Cryotherapy versus curettage for seborrhoeic keratoses
JAMA Dermatol 2013; 149(10): 108-9
This small study (25 adults aged 52-75 years) randomised patients for removal of their seborrhoeic keratoses by curettage or cryotherapy.
At six weeks and at >12 months, more patients preferred cryotherapy to curettage. The increased preference for cryotherapy was apparently due to the decreased wound care and pain experienced by patients who had cryotherapy.
There was a greater tendency for redness at six weeks and hypopigmented scar formation at >12 months with curettage.
The study concluded that both methods were effective means of removal in seborrhoeic keratoses, with different, but highly satisfactory, cosmetic outcomes.
Diarrhoeal episodes in travellers with inflammatory bowel disease
Frontline Gastroenterol 2012; doi: 10.1136/flgastro-2012-100265
This retrospective case-controlled study involved 78 patients with inflammatory bowel disease (IBD) and their healthy travelling companion controls.
Sixteen (20.5%) patients with IBD developed diarrhoea when abroad, compared with one healthy control.
Five patients had a flare-up of their disease requiring medication.
The authors suggest a pre-travel consultation for individuals with IBD incorporating the following clinical areas: the stability of the individual's IBD, vaccination against travel-associated vaccine-preventable diseases, information about reducing waterborne infections, and advice regarding the possibility of traveller's diarrhoea.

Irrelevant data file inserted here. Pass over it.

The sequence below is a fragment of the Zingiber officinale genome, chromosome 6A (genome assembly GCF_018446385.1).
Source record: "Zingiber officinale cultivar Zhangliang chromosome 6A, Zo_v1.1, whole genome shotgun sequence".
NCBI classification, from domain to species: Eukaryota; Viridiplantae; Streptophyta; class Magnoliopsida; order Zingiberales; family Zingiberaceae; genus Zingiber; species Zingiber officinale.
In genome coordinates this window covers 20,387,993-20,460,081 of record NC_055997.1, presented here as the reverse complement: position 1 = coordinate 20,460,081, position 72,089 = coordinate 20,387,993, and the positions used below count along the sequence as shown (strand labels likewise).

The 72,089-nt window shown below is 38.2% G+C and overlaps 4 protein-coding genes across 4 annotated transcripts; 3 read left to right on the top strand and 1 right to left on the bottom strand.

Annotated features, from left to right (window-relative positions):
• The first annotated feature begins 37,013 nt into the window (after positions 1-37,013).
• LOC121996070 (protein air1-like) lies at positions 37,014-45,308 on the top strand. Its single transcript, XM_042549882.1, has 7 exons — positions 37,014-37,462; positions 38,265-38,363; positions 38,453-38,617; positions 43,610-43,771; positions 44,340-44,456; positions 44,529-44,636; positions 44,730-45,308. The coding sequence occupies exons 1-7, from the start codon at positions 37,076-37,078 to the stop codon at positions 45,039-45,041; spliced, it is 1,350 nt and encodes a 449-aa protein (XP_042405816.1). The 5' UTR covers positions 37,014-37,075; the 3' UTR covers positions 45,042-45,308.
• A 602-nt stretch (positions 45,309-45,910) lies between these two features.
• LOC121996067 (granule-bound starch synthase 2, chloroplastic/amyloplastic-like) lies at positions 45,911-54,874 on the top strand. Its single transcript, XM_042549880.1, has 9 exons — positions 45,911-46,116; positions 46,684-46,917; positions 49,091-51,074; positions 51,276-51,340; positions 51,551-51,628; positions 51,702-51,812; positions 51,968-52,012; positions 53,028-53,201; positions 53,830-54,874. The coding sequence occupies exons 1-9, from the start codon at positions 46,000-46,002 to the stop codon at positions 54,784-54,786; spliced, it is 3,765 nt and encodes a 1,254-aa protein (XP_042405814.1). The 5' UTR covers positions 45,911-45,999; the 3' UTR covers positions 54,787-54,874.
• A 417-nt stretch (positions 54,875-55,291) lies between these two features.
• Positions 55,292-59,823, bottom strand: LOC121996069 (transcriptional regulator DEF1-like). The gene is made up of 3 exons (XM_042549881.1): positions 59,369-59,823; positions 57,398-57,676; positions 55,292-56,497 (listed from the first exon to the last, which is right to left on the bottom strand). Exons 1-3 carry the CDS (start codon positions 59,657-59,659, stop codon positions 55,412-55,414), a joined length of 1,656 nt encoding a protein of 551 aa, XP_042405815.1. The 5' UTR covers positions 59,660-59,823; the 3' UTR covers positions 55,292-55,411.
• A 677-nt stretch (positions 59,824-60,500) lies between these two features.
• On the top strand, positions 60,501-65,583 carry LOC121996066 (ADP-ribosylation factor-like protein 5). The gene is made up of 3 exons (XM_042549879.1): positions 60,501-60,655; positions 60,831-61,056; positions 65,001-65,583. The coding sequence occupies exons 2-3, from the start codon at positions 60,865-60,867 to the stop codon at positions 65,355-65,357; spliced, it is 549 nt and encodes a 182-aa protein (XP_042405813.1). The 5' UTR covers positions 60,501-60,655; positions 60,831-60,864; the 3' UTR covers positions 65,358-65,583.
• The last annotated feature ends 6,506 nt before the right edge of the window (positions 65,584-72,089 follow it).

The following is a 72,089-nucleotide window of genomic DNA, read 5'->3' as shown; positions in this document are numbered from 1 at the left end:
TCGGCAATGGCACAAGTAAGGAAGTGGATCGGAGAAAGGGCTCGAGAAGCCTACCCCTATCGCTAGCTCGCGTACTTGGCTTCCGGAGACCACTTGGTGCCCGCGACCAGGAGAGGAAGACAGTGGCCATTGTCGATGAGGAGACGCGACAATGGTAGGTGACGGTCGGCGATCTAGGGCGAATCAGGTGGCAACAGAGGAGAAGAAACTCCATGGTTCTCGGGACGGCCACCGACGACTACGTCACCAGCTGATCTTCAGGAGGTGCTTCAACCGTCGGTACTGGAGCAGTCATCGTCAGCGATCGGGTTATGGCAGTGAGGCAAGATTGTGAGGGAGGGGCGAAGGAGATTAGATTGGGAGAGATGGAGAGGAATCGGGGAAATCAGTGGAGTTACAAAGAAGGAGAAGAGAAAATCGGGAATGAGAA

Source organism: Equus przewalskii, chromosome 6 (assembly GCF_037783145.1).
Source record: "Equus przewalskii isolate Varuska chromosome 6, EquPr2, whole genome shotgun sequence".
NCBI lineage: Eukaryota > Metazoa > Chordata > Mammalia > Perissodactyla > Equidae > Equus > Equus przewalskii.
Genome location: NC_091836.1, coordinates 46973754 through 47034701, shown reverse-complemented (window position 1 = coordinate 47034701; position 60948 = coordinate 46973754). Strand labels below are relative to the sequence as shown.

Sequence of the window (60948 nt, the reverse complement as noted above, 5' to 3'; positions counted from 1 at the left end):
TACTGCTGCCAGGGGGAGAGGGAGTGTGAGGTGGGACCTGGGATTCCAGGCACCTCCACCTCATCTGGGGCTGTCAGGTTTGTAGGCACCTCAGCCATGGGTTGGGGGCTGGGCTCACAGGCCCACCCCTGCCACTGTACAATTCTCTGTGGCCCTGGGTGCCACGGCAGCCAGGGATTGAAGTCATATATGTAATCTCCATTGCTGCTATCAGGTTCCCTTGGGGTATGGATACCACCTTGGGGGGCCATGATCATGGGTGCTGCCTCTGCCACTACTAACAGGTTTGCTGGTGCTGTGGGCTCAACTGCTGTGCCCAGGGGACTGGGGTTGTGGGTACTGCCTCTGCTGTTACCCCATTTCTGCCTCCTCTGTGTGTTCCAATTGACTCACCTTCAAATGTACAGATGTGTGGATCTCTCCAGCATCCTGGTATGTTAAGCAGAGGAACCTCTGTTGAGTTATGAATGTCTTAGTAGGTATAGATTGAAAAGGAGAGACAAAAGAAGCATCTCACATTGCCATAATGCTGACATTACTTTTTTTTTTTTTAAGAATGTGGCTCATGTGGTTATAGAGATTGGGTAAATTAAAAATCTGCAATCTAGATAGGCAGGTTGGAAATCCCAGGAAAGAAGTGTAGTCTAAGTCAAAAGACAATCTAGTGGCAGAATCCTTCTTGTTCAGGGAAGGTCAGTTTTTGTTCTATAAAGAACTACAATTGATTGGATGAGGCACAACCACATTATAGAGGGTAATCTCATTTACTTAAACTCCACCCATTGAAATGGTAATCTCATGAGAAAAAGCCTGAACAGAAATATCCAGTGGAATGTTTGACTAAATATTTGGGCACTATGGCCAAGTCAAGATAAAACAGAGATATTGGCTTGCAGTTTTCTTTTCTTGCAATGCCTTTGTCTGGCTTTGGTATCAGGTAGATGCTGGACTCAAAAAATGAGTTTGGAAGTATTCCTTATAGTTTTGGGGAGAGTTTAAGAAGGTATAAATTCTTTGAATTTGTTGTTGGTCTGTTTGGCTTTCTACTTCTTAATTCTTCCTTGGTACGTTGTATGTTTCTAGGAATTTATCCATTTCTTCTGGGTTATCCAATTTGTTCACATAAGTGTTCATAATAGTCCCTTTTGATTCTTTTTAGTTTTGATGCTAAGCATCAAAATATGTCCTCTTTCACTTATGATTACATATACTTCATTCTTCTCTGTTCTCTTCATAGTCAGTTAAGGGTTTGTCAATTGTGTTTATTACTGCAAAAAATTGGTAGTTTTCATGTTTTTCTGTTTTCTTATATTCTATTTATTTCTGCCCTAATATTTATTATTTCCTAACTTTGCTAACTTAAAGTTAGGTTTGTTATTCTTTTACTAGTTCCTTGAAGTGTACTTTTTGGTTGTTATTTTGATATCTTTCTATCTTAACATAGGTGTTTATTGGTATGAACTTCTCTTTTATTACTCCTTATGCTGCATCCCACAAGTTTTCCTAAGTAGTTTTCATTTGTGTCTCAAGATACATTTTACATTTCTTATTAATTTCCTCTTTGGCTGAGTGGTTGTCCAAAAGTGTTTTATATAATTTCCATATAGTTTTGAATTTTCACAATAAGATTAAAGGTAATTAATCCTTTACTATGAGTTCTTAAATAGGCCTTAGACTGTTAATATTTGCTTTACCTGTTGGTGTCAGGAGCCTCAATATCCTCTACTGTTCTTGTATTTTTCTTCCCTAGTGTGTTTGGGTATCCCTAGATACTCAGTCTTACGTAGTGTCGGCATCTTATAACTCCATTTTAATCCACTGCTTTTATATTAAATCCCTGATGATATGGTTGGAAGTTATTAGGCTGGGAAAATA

Telephone assessment and advice from a physiotherapist
- BMJ 2013; 346: f43
This RCT compared usual care (joining a waiting list for a face-to-face physiotherapy consultation) with telephone assessment and advice provided by an experienced physiotherapist (from PhysioDirect).
The study subjects were patients aged ≥18 years who were referred by GPs, or who self-referred.
The study concluded that half of patients contacting PhysioDirect could potentially be managed by telephone, reducing waiting times and non-attendance rates.
There were no adverse effects with the PhysioDirect service and it was deemed as clinically effective as usual care. However, reduced delays were not associated with improved patient satisfaction and overall satisfaction with PhysioDirect was slightly lower when compared with usual care.
Use of low-dose aspirin and recurrent gout attacks
- Ann Rheum Dis 2013 doi:10.1136/ann rheumdis-2012-202589
Many patients with gout have other comorbidities, including CHD, and will be taking low-dose aspirin.
Aspirin is known to affect the renal handling of uric acid in an inverse dose-dependent manner.
Of the 724 subjects involved in this study, 40.5% were taking aspirin ≤325mg/day in the two-day hazard period before the episode of gout.
When compared with no aspirin use, the adjusted OR of gout attacks increased by 81% (OR 1.81, 95% CI 1.30-2.51) for ≤325mg/day aspirin use on two consecutive days.
The corresponding ORs were stronger with lower doses (≤100mg).
Concomitant use of allopurinol nullified the detrimental effects of aspirin and the authors suggest its use should be considered in patients taking low-dose aspirin and experiencing recurrent gout.
UTI in acutely unwell children
- Br J Gen Pract 2013; 63 (607): e156-64
UTI in children may be associated with long-term complications that could be prevented with prompt treatment.
Absence of an alternative source of infection, or a history of fever, were not associated with UTI.
The probability of UTI in children older than three years without frequency or dysuria was 2% (≥5% in other age groups). Urine sampling based on clinical suspicion alone would have missed 80% of UTIs and sampling based on guidelines would have missed 50%.
Reflect on this article and add notes to your CPD Organiser on MIMS Learning
- Dr Croton is a GP in Birmingham and a member of our team who regularly review the journals
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